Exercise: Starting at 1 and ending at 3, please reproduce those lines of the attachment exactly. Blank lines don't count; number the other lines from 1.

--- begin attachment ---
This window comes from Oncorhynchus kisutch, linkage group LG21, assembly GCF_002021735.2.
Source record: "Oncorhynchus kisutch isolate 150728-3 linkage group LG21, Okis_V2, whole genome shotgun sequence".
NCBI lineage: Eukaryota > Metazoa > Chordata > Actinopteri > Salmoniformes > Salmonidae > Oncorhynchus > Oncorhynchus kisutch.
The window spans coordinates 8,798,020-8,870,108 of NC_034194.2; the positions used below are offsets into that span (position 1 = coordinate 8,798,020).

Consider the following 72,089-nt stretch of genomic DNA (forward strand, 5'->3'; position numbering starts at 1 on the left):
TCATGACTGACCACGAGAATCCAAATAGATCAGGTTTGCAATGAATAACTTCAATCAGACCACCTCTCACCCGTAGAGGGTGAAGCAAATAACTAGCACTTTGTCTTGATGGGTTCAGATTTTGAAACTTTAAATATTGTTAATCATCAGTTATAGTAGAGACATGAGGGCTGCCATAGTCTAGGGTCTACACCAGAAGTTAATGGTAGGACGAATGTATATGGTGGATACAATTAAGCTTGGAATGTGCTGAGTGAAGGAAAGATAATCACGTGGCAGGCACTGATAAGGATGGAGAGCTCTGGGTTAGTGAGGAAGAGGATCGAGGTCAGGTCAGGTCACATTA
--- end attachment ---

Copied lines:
This window comes from Oncorhynchus kisutch, linkage group LG21, assembly GCF_002021735.2.
Source record: "Oncorhynchus kisutch isolate 150728-3 linkage group LG21, Okis_V2, whole genome shotgun sequence".
NCBI lineage: Eukaryota > Metazoa > Chordata > Actinopteri > Salmoniformes > Salmonidae > Oncorhynchus > Oncorhynchus kisutch.